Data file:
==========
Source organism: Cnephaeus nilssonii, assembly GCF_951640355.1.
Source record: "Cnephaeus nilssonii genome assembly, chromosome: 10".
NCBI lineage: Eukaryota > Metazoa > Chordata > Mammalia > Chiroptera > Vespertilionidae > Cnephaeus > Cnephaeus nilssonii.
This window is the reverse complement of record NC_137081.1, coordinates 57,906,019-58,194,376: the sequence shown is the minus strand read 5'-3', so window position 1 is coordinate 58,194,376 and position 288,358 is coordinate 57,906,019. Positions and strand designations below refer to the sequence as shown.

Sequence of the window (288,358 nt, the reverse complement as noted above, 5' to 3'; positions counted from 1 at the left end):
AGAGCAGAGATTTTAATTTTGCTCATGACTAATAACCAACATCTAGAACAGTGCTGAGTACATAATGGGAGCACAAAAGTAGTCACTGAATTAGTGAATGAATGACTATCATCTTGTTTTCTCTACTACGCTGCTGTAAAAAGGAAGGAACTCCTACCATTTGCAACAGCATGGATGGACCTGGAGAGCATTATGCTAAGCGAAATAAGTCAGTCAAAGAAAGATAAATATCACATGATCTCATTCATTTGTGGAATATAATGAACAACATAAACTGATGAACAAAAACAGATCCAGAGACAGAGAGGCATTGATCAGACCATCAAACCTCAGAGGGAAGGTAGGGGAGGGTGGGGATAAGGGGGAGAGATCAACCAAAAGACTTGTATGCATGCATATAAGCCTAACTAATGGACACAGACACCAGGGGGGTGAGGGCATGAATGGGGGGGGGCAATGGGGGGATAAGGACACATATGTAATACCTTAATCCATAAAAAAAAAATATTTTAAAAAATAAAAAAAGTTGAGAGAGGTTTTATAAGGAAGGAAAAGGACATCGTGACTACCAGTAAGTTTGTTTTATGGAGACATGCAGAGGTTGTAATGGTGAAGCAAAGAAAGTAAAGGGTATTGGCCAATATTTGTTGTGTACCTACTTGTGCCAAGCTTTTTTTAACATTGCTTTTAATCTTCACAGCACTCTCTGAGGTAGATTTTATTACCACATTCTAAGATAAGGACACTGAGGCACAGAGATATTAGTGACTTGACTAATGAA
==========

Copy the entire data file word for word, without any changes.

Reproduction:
Source organism: Cnephaeus nilssonii, assembly GCF_951640355.1.
Source record: "Cnephaeus nilssonii genome assembly, chromosome: 10".
NCBI lineage: Eukaryota > Metazoa > Chordata > Mammalia > Chiroptera > Vespertilionidae > Cnephaeus > Cnephaeus nilssonii.
This window is the reverse complement of record NC_137081.1, coordinates 57,906,019-58,194,376: the sequence shown is the minus strand read 5'-3', so window position 1 is coordinate 58,194,376 and position 288,358 is coordinate 57,906,019. Positions and strand designations below refer to the sequence as shown.

Sequence of the window (288,358 nt, the reverse complement as noted above, 5' to 3'; positions counted from 1 at the left end):
AGAGCAGAGATTTTAATTTTGCTCATGACTAATAACCAACATCTAGAACAGTGCTGAGTACATAATGGGAGCACAAAAGTAGTCACTGAATTAGTGAATGAATGACTATCATCTTGTTTTCTCTACTACGCTGCTGTAAAAAGGAAGGAACTCCTACCATTTGCAACAGCATGGATGGACCTGGAGAGCATTATGCTAAGCGAAATAAGTCAGTCAAAGAAAGATAAATATCACATGATCTCATTCATTTGTGGAATATAATGAACAACATAAACTGATGAACAAAAACAGATCCAGAGACAGAGAGGCATTGATCAGACCATCAAACCTCAGAGGGAAGGTAGGGGAGGGTGGGGATAAGGGGGAGAGATCAACCAAAAGACTTGTATGCATGCATATAAGCCTAACTAATGGACACAGACACCAGGGGGGTGAGGGCATGAATGGGGGGGGGCAATGGGGGGATAAGGACACATATGTAATACCTTAATCCATAAAAAAAAAATATTTTAAAAAATAAAAAAAGTTGAGAGAGGTTTTATAAGGAAGGAAAAGGACATCGTGACTACCAGTAAGTTTGTTTTATGGAGACATGCAGAGGTTGTAATGGTGAAGCAAAGAAAGTAAAGGGTATTGGCCAATATTTGTTGTGTACCTACTTGTGCCAAGCTTTTTTTAACATTGCTTTTAATCTTCACAGCACTCTCTGAGGTAGATTTTATTACCACATTCTAAGATAAGGACACTGAGGCACAGAGATATTAGTGACTTGACTAATGAA